Customer Review

20 of 21 people found the following review helpful
5.0 out of 5 stars And the revolution so began, 30 July 2011
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This review is from: Please Please Me (Audio CD)
John Lennon first met Paul McCartney in July 1957, so the Beatles' debut album is the culmination of about 5 years of hard work - mainly gigging in the Northwest of England and Hamburg. Debut albums are often notoriously good as they have fermented for so long. The Beatles, of course, went from strength to strength in subsequent releases. It's hard to imagine that this record is almost 50 years old at my time of writing. It was created with very primitive sound recording technology (compared to today) and at a time when record producers wore a shirt and tie to work. It also only cost 400 to make. How times change. It's also hard to imagine that in 5 years these same guys would evolve from tracks like 'Love Me Do' and 'PS. I Love You' to songs like 'A Day in the Life' and 'I Am The Walrus.'

The key to the Beatles' songwriting is in their use of 3 key words: "I", "ME" and "YOU". Listen to their songs and note how often these 3 words constantly occur, particularly in the first half of their recording career.

As for the album - it has 14 tracks (8 Lennon/McCartney songs and 6 cover version), the majority of which were recorded in a single day at Abbey Road Studios in London. No track exceeds 3 minutes in duration and the total running time of the 14 songs is 32.27 mins. The fact that there are any original songs on 'Please Please Me' was revolutionary in itself. This was the time when 'A&R' really meant matching Artistes (performers) with Repertoire (from songwriters). The Beatles were self-contained and could write their own material. This is something that we now take for granted. The Beatles continued to revolutionise the music industry in subsequent years - for example, in being the first to perform at sports stadiums, and in opening the commercial path to American success for other British bands.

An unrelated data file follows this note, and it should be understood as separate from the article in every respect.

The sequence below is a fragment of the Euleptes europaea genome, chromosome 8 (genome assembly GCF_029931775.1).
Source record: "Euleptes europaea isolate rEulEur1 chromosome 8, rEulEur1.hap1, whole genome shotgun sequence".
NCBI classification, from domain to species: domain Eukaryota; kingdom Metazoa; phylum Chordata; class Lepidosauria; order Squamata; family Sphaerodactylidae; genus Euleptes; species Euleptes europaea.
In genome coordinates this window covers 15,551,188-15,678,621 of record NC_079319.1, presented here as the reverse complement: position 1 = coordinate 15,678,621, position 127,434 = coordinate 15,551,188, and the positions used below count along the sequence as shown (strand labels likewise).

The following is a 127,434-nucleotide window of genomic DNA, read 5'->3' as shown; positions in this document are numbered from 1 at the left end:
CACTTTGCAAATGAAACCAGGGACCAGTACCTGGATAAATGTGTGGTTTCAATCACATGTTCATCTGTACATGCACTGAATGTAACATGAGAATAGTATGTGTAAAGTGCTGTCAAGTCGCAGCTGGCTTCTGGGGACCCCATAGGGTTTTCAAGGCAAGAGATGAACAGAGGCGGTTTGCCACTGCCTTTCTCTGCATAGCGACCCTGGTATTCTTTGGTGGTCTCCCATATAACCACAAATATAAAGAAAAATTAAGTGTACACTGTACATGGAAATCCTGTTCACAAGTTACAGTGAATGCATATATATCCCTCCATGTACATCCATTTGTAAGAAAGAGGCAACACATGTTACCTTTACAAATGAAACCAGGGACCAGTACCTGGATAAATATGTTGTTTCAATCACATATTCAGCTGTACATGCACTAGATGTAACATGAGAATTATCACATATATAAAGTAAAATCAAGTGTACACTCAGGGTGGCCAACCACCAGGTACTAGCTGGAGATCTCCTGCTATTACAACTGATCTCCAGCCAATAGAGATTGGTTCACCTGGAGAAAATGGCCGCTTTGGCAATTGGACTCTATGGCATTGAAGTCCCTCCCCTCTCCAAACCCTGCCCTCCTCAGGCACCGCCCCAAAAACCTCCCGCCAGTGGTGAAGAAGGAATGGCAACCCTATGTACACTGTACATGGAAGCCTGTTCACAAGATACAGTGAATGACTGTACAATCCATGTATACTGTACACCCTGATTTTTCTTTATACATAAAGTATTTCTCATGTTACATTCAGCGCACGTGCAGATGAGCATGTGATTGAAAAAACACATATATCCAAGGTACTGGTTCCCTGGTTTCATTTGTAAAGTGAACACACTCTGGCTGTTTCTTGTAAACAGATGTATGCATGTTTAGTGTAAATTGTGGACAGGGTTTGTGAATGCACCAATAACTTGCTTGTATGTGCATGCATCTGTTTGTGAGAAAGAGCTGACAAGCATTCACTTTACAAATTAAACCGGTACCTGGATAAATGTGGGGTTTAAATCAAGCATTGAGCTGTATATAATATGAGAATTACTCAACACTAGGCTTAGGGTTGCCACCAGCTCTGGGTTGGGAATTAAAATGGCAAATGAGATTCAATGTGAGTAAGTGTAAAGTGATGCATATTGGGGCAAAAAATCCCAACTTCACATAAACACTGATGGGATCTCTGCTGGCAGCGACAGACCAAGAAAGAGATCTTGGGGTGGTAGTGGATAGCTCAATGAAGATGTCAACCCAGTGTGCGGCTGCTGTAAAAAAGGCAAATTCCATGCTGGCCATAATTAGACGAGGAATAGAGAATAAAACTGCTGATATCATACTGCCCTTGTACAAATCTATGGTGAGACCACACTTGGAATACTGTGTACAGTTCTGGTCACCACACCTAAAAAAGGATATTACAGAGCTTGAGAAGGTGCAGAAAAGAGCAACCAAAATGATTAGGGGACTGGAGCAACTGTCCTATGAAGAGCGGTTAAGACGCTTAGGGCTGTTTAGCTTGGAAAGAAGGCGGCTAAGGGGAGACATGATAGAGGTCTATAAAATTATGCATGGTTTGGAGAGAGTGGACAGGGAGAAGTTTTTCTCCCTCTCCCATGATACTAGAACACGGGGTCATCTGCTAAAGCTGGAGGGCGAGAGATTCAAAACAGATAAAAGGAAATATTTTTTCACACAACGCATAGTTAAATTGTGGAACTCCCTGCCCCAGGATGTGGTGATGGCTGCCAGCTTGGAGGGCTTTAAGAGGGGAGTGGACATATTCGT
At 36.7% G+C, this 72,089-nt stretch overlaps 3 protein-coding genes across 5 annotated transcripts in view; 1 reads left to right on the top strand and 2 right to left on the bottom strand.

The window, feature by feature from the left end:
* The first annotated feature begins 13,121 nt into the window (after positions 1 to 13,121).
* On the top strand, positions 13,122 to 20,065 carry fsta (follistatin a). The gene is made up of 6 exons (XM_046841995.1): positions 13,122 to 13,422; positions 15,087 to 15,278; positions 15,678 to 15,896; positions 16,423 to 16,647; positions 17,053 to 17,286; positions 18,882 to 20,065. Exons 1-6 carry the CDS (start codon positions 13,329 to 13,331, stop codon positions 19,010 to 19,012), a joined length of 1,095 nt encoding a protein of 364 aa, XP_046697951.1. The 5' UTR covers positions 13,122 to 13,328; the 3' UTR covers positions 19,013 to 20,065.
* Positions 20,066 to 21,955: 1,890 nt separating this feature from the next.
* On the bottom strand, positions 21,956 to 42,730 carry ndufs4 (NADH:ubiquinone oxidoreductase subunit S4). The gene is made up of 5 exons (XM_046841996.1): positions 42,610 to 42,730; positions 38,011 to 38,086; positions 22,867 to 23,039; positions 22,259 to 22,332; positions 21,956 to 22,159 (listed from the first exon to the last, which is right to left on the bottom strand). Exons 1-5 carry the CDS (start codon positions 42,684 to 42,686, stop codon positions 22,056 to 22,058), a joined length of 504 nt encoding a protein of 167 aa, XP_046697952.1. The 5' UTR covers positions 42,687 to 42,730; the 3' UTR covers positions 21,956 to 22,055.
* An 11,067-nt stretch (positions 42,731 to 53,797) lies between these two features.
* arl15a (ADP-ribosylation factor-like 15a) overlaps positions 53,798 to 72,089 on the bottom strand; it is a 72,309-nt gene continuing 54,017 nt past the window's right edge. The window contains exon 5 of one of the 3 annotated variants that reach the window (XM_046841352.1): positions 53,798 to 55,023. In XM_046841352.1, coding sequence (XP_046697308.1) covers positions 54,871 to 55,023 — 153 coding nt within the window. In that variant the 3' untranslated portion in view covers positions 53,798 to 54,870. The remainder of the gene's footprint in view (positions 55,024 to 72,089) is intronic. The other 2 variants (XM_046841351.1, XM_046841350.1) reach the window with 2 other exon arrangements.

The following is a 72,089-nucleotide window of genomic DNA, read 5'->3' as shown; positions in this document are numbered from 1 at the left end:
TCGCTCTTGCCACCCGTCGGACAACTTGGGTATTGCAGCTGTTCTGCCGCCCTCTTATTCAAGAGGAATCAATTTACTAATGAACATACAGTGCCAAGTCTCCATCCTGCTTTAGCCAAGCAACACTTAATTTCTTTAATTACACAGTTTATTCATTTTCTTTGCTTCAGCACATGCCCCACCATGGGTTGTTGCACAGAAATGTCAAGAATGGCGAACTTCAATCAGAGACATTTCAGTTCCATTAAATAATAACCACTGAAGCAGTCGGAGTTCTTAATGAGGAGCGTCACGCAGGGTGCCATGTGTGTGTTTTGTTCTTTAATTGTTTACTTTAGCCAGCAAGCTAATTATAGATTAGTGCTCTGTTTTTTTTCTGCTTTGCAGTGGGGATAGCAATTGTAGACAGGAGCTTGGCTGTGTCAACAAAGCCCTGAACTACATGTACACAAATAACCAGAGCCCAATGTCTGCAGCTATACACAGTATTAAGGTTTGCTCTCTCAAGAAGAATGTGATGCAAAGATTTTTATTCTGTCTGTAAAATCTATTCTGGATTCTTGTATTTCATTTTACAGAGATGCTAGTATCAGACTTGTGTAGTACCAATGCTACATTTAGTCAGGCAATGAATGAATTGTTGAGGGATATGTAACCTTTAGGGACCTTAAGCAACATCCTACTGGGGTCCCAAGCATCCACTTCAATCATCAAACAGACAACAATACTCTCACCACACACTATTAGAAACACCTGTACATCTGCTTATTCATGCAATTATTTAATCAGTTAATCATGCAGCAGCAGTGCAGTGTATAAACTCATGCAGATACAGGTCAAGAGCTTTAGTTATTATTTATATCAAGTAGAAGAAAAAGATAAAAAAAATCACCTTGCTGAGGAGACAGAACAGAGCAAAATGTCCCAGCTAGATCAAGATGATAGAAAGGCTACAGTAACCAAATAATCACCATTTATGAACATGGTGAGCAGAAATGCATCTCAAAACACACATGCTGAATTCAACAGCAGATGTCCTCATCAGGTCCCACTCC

Note that the vocals on this CD will come through your right speaker. If you run it through a hi fi system at a decent volume with your ear to the right speaker then you'll think you are standing at the microphones beside Lennon, McCartney and Harrison. Quite remarkable.

My only gripe is with the record label as the packaging is unfortunately in cardboard form. This means making some contact with the CD when moving it and out of the sleeve (something I usually prefer to avoid, as they're nowhere near as durable as first thought when they came out in 1982).

Overall, this is a momentous, turning point album in the British music industry and the commencement of the recording career of a band that became a cultural institution that will continue to reverberate throughout the ages, probably for many centuries to come. Had Brian Epstein not been in the HMV record store in Oxford Street that day with the Beatles failed Decca demo session (in order to turn a reel into a sample record), then this music may not have come to the attention of George Martin and Parlophone. It makes you wonder how many near misses are actually out there in music, literature and the arts etc.

Extras include a 20 page inlay booklet (including commentary and a series of photos) and a 5 minute documentary video clip.
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Showing 1-1 of 1 posts in this discussion
Initial post: 22 Mar 2013 20:10:49 GMT
Skeptic says:
Buddy Holly and the Crickets were a self-contained unit performing their own compositions in 1957.
Jerry Allison, Joe B. Mauldin and Niki Sullivan all contributed to creating the songs.
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